Why Are Subarus So Expensive Right Now?

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Senior Pricing Analyst

As CarsDirect’s resident pricing analyst, Alex offers must-know analyses of pricing & incentives to those looking to buy or lease a car. His consumer-oriented coverage of the latest trends and breaking news has been featured by The Wall Street Journal, Fox Business, Motor Trend, Automobile Magazine, and more.

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, Senior Pricing Analyst - November 19, 2021

Subaru may not be known for having deep discounts before the pandemic, but a chip shortage has resulted in exceptionally high prices. While there can be incentives to help save buyers money, the fact is that an inventory shortage is making Subarus particularly expensive and exceedingly difficult to find in stock.

As of this writing, Subaru has a 20 days' supply of vehicles. That's based on figures from Cox Automotive and represents the estimated amount of time it takes for a brand's vehicles to sell on a dealer's lot. For reference, that's almost worse than Toyota (19 days' supply) but slightly better than both Honda and Kia (both 17).

Given the fact that the industry average is currently 33 days, it's safe to say that Subarus are hard to find. For example, one major online shopping website lists less than 1,500 Foresters for sale in the entire United States. At Timmons Subaru in Long Beach, California, just 1 Forester is advertised as being in stock now.

While there are Subaru incentives for both buying and leasing, the company's lease deals and financing promotions generally aren't the best even under normal circumstances. For example, the Forester has no rebates whereas an SUV like the Jeep Grand Cherokee now offers 0% APR financing for up to 72 months.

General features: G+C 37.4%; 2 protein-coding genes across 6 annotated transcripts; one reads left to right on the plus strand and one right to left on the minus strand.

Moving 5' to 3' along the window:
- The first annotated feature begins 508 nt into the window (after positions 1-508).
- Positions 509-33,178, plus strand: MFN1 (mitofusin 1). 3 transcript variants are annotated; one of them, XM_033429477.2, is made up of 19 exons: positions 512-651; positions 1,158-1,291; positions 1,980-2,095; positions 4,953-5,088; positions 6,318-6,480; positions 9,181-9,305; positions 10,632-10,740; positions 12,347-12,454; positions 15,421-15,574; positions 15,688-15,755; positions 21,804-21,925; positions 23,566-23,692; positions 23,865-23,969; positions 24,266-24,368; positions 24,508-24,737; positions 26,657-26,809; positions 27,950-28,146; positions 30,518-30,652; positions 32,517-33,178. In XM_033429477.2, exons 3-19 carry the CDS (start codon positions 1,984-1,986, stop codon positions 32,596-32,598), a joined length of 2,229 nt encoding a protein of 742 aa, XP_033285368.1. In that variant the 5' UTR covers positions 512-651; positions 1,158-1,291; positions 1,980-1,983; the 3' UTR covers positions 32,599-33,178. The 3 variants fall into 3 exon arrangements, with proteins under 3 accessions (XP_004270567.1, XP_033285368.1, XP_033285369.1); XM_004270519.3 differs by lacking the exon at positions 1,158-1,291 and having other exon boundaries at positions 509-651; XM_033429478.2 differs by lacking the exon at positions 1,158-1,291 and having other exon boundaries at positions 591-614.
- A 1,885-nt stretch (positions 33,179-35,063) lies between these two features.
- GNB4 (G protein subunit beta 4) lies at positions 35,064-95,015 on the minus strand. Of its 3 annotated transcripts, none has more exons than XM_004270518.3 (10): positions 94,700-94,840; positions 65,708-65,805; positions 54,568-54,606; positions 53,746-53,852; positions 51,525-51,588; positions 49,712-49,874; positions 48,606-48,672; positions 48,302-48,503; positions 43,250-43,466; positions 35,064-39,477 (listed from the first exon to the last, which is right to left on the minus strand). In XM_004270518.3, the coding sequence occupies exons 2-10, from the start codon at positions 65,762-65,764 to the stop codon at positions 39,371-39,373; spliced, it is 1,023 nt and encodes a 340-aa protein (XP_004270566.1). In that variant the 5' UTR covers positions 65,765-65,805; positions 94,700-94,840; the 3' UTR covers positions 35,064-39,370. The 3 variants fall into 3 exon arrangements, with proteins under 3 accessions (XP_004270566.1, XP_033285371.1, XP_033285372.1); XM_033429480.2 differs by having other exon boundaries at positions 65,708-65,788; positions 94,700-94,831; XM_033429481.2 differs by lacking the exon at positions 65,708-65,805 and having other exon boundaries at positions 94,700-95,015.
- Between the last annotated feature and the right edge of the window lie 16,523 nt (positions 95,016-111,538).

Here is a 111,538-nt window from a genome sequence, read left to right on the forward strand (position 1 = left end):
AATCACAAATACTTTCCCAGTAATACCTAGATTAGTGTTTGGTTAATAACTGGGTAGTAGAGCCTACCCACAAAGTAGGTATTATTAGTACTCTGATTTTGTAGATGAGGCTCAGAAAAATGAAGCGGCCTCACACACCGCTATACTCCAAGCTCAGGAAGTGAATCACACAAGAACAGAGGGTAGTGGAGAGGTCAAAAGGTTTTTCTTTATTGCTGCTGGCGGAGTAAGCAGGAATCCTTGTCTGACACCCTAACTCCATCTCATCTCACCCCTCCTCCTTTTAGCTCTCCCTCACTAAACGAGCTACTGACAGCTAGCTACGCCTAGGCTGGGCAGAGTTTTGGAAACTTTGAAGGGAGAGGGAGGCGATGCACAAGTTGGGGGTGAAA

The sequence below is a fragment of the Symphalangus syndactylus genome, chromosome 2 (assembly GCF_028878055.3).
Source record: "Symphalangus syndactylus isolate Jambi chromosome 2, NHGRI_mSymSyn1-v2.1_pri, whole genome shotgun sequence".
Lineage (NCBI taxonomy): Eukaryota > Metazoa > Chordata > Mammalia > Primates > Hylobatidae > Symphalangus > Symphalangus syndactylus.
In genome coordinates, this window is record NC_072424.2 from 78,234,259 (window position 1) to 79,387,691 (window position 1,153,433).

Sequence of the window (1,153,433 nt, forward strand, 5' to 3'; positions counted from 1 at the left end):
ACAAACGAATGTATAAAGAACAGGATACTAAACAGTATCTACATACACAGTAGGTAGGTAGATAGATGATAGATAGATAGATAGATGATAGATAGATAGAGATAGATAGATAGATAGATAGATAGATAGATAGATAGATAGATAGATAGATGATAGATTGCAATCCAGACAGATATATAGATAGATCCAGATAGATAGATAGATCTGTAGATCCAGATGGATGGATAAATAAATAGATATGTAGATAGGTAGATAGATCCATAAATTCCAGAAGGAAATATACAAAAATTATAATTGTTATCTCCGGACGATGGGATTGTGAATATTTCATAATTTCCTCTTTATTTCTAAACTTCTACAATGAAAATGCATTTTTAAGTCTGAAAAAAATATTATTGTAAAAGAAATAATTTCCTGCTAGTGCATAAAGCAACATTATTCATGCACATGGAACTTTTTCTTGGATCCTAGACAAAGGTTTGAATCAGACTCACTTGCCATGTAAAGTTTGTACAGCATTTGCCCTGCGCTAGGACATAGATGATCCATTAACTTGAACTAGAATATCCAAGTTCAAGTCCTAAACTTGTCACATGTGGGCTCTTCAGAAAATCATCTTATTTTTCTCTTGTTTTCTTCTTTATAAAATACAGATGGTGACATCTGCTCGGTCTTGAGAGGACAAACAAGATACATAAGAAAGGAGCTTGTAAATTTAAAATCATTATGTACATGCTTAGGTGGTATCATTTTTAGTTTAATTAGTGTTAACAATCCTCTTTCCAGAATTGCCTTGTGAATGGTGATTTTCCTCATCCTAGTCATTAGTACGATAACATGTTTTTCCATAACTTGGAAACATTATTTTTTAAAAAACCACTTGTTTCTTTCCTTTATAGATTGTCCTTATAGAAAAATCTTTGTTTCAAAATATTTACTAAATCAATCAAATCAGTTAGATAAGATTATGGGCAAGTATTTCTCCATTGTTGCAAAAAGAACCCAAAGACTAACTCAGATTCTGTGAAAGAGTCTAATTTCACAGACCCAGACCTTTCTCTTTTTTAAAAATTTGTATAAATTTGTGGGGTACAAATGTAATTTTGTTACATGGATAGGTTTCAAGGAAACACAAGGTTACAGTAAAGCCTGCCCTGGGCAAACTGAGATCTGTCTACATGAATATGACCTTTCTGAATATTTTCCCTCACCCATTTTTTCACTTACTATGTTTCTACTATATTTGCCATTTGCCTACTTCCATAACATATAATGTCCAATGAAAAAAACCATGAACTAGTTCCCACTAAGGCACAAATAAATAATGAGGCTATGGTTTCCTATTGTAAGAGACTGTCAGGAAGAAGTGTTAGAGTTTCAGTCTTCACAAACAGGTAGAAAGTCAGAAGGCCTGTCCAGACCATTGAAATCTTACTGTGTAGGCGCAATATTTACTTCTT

New car prices are heavily based on the relationship between supply and demand. However, being able to pay MSRP could be a challenge. That's because dealers are free to set prices as they wish. This could mean having to pay some sort of dealer markup over MSRP depending on a dealer's individual pricing policy.

If you can find a dealer willing to sell a Subaru at MSRP, that could be a victory in itself for now. In some cases, it could make sense to put down a deposit with a dealer in order to secure a reservation on an incoming car. Doing research and choosing a good dealer near you could be a way to get the best deal possible.

Top Subaru Lease Deals & Rebates

, Senior Pricing Analyst

As CarsDirect’s resident pricing analyst, Alex offers must-know analyses of pricing & incentives to those looking to buy or lease a car. His consumer-oriented coverage of the latest trends and breaking news has been featured by The Wall Street Journal, Fox Business, Motor Trend, Automobile Magazine, and more.

Follow On: Twitter

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